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The Intellectual World of C. S. Lewis

The Intellectual World of C. S. Lewis

by Alister E. McGrath

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The 50th anniversary of Lewis’ death sees the work of this exceptional author as relevant today as ever, and his theological writings, which continue to have a wide and devoted following, remain immensely influential. Although not a professional theologian, Lewis’ work is widely accepted as having developed significant theological themes. The


The 50th anniversary of Lewis’ death sees the work of this exceptional author as relevant today as ever, and his theological writings, which continue to have a wide and devoted following, remain immensely influential. Although not a professional theologian, Lewis’ work is widely accepted as having developed significant theological themes. The Intellectual World of C. S. Lewis, written by leading Christian thinker and bestselling author Alister McGrath, explores eight key aspects of Lewis’ intellectual development and importance. Based on new research, this fascinating volume uncovers some original and important insights relating to the major themes of his work.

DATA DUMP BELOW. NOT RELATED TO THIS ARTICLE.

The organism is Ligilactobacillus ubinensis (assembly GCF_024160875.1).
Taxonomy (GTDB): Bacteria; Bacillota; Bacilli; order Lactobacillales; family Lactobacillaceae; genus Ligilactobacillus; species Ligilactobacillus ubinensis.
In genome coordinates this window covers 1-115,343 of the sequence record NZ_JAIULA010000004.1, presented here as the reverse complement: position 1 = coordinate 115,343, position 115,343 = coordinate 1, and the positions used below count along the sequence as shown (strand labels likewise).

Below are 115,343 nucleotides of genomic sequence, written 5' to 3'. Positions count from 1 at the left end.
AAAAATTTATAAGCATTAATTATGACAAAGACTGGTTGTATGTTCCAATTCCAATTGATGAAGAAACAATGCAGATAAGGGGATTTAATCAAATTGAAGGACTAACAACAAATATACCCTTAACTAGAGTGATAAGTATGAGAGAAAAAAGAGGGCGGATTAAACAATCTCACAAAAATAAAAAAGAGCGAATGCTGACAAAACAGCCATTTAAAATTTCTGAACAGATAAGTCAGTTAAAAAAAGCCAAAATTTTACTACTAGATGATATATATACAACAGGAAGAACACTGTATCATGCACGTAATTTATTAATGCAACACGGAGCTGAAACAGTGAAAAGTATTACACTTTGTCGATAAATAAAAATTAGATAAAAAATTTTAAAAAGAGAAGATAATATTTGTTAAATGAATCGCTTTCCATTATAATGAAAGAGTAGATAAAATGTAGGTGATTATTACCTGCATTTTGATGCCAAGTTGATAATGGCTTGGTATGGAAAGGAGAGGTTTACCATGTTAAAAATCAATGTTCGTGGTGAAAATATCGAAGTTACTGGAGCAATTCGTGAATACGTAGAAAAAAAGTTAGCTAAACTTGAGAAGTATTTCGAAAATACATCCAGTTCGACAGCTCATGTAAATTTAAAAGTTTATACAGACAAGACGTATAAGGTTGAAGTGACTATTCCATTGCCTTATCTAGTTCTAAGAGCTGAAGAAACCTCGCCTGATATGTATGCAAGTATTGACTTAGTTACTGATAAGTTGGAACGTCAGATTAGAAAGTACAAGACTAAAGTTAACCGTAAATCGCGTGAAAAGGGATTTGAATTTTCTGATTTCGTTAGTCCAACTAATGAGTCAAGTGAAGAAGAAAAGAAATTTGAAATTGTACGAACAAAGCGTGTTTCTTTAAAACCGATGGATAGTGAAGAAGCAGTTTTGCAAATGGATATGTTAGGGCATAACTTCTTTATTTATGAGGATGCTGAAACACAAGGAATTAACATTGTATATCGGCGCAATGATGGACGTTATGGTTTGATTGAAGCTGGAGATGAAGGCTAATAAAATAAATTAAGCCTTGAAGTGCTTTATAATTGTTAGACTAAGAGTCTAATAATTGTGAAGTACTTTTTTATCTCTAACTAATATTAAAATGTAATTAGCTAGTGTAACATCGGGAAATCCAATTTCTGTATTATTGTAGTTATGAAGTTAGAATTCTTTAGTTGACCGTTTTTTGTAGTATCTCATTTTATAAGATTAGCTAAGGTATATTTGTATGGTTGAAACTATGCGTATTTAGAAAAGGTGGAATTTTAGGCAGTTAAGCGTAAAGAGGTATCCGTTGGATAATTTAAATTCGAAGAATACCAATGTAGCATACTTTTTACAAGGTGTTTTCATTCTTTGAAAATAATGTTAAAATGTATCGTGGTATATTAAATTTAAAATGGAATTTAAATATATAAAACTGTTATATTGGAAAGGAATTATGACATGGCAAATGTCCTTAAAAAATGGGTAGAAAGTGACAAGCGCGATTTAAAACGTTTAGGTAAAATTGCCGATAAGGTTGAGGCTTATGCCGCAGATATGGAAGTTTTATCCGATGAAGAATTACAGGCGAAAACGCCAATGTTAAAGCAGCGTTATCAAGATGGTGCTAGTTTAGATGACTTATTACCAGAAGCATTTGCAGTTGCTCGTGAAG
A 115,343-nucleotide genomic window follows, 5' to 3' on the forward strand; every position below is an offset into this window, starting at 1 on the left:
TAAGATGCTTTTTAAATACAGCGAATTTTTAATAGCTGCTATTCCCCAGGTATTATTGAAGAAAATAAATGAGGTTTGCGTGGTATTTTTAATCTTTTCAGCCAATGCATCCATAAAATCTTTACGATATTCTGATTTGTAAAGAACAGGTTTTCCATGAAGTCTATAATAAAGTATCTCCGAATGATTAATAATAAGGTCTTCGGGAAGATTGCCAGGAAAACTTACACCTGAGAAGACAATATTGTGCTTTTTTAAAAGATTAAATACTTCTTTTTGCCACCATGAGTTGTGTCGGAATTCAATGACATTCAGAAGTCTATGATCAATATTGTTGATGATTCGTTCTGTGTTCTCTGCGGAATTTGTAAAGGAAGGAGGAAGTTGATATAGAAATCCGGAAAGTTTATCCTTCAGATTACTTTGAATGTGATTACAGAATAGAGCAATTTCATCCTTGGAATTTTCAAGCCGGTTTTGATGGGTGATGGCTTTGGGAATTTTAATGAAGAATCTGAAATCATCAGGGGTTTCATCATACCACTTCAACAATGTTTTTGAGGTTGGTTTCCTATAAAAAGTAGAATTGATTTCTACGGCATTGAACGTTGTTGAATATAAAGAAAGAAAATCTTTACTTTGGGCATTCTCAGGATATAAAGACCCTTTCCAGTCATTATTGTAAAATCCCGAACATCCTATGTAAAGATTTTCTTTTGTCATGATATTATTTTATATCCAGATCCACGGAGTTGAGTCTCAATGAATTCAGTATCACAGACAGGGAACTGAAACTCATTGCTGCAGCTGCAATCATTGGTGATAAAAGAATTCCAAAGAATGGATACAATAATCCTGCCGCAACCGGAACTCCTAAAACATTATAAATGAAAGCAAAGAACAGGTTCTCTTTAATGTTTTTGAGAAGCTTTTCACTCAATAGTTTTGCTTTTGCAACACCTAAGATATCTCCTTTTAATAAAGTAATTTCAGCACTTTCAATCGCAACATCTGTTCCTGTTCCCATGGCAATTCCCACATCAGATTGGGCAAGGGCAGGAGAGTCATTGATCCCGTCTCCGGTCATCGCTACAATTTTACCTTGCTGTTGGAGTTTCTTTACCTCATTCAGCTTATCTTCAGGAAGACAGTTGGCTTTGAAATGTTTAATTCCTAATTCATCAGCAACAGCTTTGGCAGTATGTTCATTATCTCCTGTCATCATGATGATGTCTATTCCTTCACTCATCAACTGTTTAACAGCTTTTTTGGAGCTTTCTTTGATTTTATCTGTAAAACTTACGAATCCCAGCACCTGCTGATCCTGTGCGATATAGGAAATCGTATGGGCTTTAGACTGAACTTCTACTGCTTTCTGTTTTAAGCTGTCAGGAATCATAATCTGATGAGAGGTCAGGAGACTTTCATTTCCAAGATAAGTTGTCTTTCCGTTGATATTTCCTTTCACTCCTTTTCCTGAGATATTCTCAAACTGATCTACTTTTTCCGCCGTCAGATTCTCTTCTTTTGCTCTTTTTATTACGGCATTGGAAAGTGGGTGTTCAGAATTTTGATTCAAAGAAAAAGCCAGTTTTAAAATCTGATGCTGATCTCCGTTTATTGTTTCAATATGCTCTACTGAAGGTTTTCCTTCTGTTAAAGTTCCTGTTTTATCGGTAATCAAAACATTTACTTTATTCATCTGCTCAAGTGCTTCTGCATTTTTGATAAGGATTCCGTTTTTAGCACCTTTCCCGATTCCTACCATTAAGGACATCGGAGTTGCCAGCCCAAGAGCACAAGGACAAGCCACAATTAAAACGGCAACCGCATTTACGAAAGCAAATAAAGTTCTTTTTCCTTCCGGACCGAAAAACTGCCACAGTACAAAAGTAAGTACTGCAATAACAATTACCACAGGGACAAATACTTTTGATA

With a single authorial voice throughout, these essays bear the hallmark of McGrath’s widely respected scholarly, and yet accessible style. McGrath throws fresh light on each subject, and offers new connections as he addresses key themes at the centre of C. S. Lewis’ work, including his intellectual development, the uses of images in literature and theology, the place of myth in modern thought, the role of the imagination in making sense of the world, the celebrated ‘argument from desire’, and Lewis’ place as an Anglican thinker and a Christian theologian.

Editorial Reviews

From the Publisher

“I have read many of Lewis's works repeatedly over the years and have read much of the secondary literature on him. The Intellectual World of C. S. Lewisdoes a good job in placing him in the intellectual context of his time.” (Modern-day Pilgrim, 8 April 2014)

“McGrath’s volume is useful to both Lewis scholars and lay readers interested in Lewis or the themes with which he engaged.” (The Way, 1 April 2014)

“There are acute and stimulating observations on Surprised by Joy as autobiography cast in a Christian mould, and its reliability as a source for historians. There are two particularly fine chapters showing the long-range influence on Lewis of the tradition of classical, medieval and early modern literature.” (Peter Webster's Blog, 22 January 2014)

“Summing Up: Highly recommended. Lower-level undergraduates through researchers/faculty.” (Choice, 1 December 2013)